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The priest behind the recent ad limina visits of America’s bishops to Rome says that Pope Benedict has called on the American Church to help fight secularization.
BY EWTN NEWS
The priest behind the recent ad limina visits of America’s bishops to Rome says that Pope Benedict has called on the U.S. Catholic Church to help rescue and revive Christian culture.
“The Holy Father spoke of the challenges in marriage, in family life, in growing secularization, in education, but I think there was a common theme amidst all the challenges: that where God does not exist, where he is taken out of culture, civilization itself begins to disintegrate,” Msgr. Anthony Figueiredo told EWTN News in Rome.
Over the past six months, Msgr. Figueiredo has led the organization of 15 visiting delegations from the U.S. consisting of 258 bishops.
“It was a very, very intense time of serving these bishops, really allowing them to feel that Rome was their home away from home, and I must say that they went back really very positive for a number of reasons,” he said.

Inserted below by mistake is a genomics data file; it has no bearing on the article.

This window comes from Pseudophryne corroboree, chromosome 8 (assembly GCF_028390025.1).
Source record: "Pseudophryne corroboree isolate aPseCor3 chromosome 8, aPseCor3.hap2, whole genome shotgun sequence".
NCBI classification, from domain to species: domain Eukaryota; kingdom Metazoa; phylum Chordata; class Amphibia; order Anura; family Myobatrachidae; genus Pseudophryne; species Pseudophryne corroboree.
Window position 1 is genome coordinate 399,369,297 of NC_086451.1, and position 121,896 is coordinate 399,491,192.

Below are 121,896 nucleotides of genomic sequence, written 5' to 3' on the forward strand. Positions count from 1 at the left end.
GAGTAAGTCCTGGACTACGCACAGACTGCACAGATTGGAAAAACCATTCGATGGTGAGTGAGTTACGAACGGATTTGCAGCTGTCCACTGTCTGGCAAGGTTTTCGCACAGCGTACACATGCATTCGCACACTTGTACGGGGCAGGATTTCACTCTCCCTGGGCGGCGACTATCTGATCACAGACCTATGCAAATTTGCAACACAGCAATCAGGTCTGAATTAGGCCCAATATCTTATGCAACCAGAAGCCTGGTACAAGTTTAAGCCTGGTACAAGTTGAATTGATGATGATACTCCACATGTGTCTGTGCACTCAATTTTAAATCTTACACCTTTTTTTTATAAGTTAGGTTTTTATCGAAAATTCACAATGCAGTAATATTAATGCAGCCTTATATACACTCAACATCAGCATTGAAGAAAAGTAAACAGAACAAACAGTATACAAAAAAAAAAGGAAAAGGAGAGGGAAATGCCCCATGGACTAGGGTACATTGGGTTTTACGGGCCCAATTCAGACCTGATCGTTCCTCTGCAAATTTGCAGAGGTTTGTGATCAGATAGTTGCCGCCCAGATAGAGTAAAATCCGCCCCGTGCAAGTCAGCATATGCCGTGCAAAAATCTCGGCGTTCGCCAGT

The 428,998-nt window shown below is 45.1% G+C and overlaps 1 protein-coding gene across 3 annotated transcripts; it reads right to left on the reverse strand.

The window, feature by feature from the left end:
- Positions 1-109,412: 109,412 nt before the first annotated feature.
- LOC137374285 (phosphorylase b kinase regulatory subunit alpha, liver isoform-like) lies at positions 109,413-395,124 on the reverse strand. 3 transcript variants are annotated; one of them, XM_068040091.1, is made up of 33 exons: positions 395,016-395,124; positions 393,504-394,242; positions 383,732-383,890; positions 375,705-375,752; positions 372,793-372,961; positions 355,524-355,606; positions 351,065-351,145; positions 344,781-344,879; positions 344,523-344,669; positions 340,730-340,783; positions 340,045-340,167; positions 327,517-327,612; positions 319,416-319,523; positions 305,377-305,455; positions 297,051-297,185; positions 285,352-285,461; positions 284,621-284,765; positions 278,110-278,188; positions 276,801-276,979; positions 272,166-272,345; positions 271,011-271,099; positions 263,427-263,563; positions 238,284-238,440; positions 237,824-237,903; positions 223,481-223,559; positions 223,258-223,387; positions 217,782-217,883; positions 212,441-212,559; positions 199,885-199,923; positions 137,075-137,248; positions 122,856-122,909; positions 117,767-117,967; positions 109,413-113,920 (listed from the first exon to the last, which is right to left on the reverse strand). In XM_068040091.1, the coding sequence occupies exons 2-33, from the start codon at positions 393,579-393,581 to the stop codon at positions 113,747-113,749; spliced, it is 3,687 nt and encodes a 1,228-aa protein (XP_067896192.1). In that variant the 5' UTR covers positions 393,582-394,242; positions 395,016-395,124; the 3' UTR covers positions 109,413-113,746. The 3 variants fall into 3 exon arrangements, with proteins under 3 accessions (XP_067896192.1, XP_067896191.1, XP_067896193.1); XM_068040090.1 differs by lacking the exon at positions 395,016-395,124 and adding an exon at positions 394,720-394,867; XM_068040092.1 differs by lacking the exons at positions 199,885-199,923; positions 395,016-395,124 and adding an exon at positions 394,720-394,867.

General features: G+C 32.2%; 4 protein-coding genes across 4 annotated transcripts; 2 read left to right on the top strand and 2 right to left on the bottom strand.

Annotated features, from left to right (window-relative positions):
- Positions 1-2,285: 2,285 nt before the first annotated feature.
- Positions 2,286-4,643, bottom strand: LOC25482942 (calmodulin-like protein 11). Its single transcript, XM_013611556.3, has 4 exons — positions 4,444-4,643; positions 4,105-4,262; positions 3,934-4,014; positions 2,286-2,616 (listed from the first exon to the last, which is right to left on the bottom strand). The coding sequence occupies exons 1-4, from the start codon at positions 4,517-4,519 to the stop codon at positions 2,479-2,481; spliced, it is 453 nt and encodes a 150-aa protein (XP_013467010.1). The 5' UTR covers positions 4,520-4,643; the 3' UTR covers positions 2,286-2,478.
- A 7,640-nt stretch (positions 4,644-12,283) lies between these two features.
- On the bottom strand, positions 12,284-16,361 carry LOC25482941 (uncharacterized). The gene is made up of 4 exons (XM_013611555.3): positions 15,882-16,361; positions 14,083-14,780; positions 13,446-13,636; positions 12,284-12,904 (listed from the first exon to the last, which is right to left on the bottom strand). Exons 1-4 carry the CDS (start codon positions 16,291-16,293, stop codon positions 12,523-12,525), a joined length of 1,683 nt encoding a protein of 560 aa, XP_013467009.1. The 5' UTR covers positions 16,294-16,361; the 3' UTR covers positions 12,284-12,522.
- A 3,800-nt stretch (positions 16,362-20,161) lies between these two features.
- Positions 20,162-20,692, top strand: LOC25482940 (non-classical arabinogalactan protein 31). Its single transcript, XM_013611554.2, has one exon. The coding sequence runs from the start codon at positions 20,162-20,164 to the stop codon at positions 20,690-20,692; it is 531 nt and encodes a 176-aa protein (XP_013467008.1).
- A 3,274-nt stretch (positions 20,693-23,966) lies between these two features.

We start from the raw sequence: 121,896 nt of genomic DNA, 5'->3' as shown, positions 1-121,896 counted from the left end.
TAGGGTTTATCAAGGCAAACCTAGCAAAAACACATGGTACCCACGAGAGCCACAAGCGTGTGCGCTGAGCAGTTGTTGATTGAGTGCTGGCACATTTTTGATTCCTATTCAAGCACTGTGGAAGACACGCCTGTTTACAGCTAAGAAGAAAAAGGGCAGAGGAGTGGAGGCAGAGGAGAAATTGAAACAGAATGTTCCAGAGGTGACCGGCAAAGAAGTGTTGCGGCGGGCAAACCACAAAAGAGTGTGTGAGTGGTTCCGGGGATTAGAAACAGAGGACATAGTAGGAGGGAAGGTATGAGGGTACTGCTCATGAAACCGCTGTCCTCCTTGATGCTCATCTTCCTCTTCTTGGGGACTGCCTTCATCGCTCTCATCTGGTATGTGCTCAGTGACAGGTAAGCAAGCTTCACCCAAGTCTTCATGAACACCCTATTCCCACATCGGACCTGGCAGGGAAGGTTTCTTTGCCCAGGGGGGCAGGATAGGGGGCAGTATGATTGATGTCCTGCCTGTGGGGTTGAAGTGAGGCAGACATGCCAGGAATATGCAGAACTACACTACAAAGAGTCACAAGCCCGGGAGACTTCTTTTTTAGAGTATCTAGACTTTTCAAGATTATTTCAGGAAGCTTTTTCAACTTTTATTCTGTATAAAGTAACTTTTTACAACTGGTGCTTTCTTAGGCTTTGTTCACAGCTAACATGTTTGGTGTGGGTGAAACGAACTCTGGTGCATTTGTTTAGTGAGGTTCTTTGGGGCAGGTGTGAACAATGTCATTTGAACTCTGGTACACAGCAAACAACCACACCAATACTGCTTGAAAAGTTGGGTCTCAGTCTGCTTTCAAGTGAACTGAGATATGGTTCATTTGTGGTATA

Ad limina visits usually occur every five to seven years and give the episcopate a chance to speak with the Pope and Vatican officials about the health and future of the Church in their diocese. “The most important part of the ad limina visit is not so much the administrative tasks, even though these are important, but really to come here and to pray,” he said.
It was, therefore, one of Msgr. Figueiredo’s key tasks to make sure that each delegation was able to say Mass at Rome’s four papal basilicas. That included making pilgrimages to the tombs of Sts. Peter and Paul.
He was also the point man with the Vatican when arranging papal audiences for each of the delegations. These meetings, he said, allowed the bishops “to be confirmed in the mission that is entrusted to them, which is really an apostolic ministry given them by the Holy Father himself.”
Although born and bred in England, Msgr. Figueiredo, or “Father Anthony” as he usually refers to himself, is a priest of the Archdiocese of Newark, N.J. For the past six years, though, he has been based in Rome.
While he believes European culture is becoming increasingly secularized, “there still exists a window of opportunity in the United States” to save Christian culture. “If God is taken out of the equation, this is what the Holy Father was saying, then the human person has no human dignity,” he said, “and we can do with the human person whatever we feel should be done to him or to her, regardless of him or her being made in the image and likeness of God.”